Former Focus Features CEO James Schamus also discussed the “bloodbath” of awards season at Sundance Film Festival London.
At a Sundance Film Festival London panel held in association with Screen International, writer, producer and former Focus Features head James Schamus said that Ang Lee’s film about the iconic ‘Thrilla in Manila’ 1975 boxing match between Muhammad Ali and Joe Frazier will push cinematic imagery to new levels.
Speaking to moderator Wendy Mitchell, Schamus stated: “The film will be 3D, shot at 120 frames per second, in 4K. Our actors in the ring will be matched with digital avatars and single-set edited. It will be a whole leap in sensorial [experience].”
However, as is the case with Lee’s upcoming Billy Lynn’s Long Half-Time Walk, cinemas will need to upgrade their venues to show the film as the director intends it to be seen.
“There is no theatre in the world except Ang’s editing room in which you can actually see that film,” said Schamus, who has spoken to Screen previously about the Ali project.
“I’m actually super-excited,” the long-time independent producer said of working with new technologies. “It’s been four years that Ang and I have been developing this. We’ve done extensive testing. It is something completely new, but not in the ways you’d think - it’s not superhero movie stuff. When you get to that level of visual data, it’s not cinema as you know it but it is very immersive and very intimate.”
Schamus, said they are hoping to shoot the project in 2017 (Jeff Robinov’s Studio 8 came on board in December), admitted the new technologies required new ways of thinking about production: “You have to change your assumptions about everything: lighting, editing, acting styles… You have to reinvent.”
He was speaking shortly after it was announced that the global icon Ali, a three-time world champion, had passed away aged 74 following a lengthy battle with Parkinson’s Syndrome.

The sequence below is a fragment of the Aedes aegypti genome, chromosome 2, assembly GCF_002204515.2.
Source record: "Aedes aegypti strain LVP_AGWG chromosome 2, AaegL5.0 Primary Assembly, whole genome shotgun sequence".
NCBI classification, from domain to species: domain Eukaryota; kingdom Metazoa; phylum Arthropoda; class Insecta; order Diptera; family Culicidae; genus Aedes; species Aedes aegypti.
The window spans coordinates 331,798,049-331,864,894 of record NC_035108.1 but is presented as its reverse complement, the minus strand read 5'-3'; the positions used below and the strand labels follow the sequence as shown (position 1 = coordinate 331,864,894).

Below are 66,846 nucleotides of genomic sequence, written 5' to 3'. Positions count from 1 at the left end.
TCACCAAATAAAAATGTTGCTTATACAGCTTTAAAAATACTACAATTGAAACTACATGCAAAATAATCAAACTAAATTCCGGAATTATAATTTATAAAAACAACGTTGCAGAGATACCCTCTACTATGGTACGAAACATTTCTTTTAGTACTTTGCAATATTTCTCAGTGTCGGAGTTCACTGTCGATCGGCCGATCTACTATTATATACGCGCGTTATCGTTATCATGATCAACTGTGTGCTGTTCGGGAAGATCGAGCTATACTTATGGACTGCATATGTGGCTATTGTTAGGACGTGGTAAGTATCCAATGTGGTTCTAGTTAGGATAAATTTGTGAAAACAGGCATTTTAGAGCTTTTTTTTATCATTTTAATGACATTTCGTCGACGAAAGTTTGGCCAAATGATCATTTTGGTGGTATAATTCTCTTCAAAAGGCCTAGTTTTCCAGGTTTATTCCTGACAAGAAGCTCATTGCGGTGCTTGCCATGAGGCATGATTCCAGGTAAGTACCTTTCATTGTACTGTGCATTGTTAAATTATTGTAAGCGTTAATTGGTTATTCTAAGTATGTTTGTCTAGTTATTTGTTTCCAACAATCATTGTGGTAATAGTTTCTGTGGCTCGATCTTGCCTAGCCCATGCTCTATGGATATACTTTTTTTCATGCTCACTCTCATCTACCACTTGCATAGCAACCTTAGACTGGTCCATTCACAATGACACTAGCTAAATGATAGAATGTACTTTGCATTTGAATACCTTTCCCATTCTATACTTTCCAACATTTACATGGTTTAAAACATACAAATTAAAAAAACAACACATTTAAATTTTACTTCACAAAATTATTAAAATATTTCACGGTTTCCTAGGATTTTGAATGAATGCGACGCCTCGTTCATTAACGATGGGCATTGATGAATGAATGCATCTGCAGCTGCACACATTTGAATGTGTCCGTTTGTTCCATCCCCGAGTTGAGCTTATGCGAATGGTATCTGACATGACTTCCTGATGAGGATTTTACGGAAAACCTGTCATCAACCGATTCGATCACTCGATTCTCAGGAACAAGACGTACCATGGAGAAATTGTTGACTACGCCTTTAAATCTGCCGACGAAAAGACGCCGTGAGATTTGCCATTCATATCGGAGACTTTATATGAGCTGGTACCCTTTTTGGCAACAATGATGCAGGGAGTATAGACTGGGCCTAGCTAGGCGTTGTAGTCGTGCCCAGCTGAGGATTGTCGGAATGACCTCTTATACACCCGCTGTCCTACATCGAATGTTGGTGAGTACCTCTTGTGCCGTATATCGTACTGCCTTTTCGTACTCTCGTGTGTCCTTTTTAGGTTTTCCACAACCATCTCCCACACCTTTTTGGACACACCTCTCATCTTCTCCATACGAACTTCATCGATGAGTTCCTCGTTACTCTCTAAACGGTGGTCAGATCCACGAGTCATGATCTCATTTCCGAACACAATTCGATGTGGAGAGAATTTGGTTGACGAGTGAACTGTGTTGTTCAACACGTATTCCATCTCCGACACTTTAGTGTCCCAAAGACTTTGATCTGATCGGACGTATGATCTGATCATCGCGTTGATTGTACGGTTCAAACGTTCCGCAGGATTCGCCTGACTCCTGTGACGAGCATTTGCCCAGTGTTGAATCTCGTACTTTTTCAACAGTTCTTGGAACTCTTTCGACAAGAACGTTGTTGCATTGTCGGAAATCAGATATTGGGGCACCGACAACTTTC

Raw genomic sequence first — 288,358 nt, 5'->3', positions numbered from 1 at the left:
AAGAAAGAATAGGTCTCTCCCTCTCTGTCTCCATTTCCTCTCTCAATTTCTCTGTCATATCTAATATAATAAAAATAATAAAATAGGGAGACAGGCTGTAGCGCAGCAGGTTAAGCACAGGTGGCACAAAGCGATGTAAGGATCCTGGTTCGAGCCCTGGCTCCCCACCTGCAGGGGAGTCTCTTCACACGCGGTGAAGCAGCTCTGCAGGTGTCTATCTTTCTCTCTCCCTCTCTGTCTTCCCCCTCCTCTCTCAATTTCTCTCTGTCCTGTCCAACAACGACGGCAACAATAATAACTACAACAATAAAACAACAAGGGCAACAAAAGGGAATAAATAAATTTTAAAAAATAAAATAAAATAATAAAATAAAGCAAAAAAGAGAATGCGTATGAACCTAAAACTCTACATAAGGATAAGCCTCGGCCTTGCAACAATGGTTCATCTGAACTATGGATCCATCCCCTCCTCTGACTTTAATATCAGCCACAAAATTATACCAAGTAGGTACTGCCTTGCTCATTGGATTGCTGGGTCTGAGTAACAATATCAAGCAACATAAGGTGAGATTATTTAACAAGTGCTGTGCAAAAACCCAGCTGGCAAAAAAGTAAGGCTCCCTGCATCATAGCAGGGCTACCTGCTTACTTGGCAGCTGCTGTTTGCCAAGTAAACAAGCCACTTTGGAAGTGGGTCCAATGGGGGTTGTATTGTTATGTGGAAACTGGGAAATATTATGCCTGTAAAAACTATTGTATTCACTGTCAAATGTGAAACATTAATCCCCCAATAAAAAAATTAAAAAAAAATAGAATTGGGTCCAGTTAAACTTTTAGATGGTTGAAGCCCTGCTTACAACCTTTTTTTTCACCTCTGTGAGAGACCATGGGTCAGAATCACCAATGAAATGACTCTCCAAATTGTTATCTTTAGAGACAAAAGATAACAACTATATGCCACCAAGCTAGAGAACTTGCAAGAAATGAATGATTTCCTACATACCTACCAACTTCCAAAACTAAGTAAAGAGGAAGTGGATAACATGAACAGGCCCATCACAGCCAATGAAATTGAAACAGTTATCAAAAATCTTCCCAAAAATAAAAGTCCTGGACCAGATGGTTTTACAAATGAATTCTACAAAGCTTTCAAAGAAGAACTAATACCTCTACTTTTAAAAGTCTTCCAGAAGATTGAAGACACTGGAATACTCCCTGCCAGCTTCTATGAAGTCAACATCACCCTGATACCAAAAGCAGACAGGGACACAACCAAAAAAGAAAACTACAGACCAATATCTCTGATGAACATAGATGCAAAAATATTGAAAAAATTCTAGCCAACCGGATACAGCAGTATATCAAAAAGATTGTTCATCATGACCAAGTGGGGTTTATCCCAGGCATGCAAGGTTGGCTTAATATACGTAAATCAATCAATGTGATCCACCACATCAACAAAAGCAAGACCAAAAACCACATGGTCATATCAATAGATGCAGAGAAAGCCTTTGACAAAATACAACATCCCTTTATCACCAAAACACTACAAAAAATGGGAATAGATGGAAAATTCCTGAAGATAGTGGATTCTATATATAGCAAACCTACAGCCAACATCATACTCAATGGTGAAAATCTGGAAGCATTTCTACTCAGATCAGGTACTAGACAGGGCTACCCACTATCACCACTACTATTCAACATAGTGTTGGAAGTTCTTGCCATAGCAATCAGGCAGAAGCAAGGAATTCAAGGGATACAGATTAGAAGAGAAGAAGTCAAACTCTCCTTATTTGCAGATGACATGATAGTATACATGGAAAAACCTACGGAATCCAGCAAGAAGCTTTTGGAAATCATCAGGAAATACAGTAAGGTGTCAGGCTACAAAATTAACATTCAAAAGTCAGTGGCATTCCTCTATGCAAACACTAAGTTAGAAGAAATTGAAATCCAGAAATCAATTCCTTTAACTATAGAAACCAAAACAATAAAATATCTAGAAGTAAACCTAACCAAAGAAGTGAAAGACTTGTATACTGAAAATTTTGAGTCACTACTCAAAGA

In a wide ranging session, the outspoken producer was also critical of the months-long awards season, in which studios spend “millions and millions and millions of dollars” to get their films across the finish line.
“If you think of some of the Oscars that have been won in recent years by some of the smaller movies, the campaign to get that award might cost more than the profits generated. It’s absurd,” he said.
Schamus noted that the so-called “Oscar bump” whereby awards contenders benefit from increased box office typically only helped one or two films per year, and that for the rest, “it’s a bloodbath”.
Schamus regaled the audience with career anecdotes, including how he first met Good Machine partner (and current Amazon Studios head of production) Ted Hope, when both were readers at New Line.
He also discussed pulling off the biggest Houdini act of his career after the Taiwanese billionaire who was originally committed to finance Crouching Tiger, Hidden Dragon disappeared deep into pre-production.
“We spent eight weeks scrambling and patching together the financing. I think the final circular agreement for that movie was something like 23 different entities. It’s by far the most complicated deal I ever worked on.”
Schamus didn’t want to reveal his biggest career regret, but having to put Little Miss Sunshine into turnaround while CEO of Focus Features was among them.
“We could not convince a single major international distributor to pre-buy the movie because it was a first-time film-maker, an American story and had a guy named Steve Carell in it - this is before The Office,” he said. “From the day we let it go, I was trying to buy it back.”
The film later went on to gross $100.5m and win two Oscars for Fox Searchlight.
Schamus also discussed future projects from his new company, Symbolic Exchange, which he launched last year partnering with China’s Meridian Entertainment.
One is a Kitty Green-directed feature called Casting JonBenet - about the still unsolved murder case of six-year-old American beauty queen JonBenet Ramsey - which will be a documentary-narrative hybrid.
Another is Thai boxing drama A Prayer Before Dawn, directed by Jean-Stephane Sauvaire (Johnny Mad Dog) and starring rising UK actor Joe Cole. The autobiographical tale of Billy Moore, a British man sentenced to a Thai prison for drug dealing, is shooting now.
Symbolic Exchange has also entered into an arrangement with the Black List to find an emerging genre screenwriter.
“We’re looking for elevated horror scripts,” he said. “They’ll read all the submissions and then hand my team what they think are the ten best. We guarantee that one of those writers will get a deal with us.”